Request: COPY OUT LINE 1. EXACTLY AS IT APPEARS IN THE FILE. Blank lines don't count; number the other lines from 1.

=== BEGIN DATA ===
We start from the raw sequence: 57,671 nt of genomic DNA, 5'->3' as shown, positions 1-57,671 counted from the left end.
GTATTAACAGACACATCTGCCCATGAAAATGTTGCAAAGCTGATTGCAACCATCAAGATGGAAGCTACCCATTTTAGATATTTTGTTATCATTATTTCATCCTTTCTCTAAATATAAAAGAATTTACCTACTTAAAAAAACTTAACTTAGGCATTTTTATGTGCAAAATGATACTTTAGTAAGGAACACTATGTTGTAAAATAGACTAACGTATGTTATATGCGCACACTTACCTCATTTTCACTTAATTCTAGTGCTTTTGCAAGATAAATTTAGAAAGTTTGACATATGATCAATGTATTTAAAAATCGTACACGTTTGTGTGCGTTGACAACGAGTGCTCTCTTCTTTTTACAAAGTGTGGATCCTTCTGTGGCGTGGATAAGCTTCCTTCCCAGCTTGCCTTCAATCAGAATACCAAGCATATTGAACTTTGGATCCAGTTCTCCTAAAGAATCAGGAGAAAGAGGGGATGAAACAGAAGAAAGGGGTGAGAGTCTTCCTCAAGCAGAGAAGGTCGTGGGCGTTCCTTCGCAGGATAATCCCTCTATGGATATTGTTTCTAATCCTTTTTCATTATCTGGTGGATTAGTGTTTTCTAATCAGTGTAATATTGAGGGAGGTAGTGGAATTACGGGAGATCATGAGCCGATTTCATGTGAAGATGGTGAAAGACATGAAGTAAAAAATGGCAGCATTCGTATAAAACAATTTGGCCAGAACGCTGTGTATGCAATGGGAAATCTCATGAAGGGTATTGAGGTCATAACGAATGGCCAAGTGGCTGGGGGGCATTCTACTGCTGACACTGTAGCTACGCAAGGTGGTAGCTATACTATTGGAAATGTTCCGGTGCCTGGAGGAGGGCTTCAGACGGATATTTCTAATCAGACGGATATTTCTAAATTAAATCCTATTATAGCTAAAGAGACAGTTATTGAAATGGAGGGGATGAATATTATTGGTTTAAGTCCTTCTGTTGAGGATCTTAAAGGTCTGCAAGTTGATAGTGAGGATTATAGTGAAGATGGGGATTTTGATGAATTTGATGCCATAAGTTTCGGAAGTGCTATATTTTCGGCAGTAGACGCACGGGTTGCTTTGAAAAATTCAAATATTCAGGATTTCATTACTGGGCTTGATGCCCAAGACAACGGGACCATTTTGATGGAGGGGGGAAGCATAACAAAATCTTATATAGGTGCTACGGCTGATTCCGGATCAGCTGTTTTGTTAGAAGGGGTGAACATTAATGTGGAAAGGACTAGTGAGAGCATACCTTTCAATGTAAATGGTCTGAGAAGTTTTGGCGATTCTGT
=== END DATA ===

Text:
We start from the raw sequence: 57,671 nt of genomic DNA, 5'->3' as shown, positions 1-57,671 counted from the left end.